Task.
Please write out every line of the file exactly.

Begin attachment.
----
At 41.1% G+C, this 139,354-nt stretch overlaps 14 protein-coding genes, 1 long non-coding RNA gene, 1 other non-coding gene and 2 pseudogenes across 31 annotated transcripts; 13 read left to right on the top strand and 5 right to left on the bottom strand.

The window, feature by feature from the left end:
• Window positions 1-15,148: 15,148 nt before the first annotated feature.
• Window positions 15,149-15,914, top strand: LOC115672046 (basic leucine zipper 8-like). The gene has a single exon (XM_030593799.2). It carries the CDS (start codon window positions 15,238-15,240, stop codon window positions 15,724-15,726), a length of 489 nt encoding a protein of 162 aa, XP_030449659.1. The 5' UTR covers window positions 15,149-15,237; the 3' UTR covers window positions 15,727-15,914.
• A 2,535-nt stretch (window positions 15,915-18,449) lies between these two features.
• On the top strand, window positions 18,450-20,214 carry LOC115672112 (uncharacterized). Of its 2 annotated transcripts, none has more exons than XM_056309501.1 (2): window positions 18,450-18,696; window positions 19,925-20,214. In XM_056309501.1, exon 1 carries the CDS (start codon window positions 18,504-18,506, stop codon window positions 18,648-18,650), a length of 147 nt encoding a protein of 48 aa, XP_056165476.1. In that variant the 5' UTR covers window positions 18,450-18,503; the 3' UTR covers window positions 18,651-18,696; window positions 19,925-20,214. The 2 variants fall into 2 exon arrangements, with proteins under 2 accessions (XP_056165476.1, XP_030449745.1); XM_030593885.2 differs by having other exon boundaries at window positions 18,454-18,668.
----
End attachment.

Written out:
At 41.1% G+C, this 139,354-nt stretch overlaps 14 protein-coding genes, 1 long non-coding RNA gene, 1 other non-coding gene and 2 pseudogenes across 31 annotated transcripts; 13 read left to right on the top strand and 5 right to left on the bottom strand.

The window, feature by feature from the left end:
• Window positions 1-15,148: 15,148 nt before the first annotated feature.
• Window positions 15,149-15,914, top strand: LOC115672046 (basic leucine zipper 8-like). The gene has a single exon (XM_030593799.2). It carries the CDS (start codon window positions 15,238-15,240, stop codon window positions 15,724-15,726), a length of 489 nt encoding a protein of 162 aa, XP_030449659.1. The 5' UTR covers window positions 15,149-15,237; the 3' UTR covers window positions 15,727-15,914.
• A 2,535-nt stretch (window positions 15,915-18,449) lies between these two features.
• On the top strand, window positions 18,450-20,214 carry LOC115672112 (uncharacterized). Of its 2 annotated transcripts, none has more exons than XM_056309501.1 (2): window positions 18,450-18,696; window positions 19,925-20,214. In XM_056309501.1, exon 1 carries the CDS (start codon window positions 18,504-18,506, stop codon window positions 18,648-18,650), a length of 147 nt encoding a protein of 48 aa, XP_056165476.1. In that variant the 5' UTR covers window positions 18,450-18,503; the 3' UTR covers window positions 18,651-18,696; window positions 19,925-20,214. The 2 variants fall into 2 exon arrangements, with proteins under 2 accessions (XP_056165476.1, XP_030449745.1); XM_030593885.2 differs by having other exon boundaries at window positions 18,454-18,668.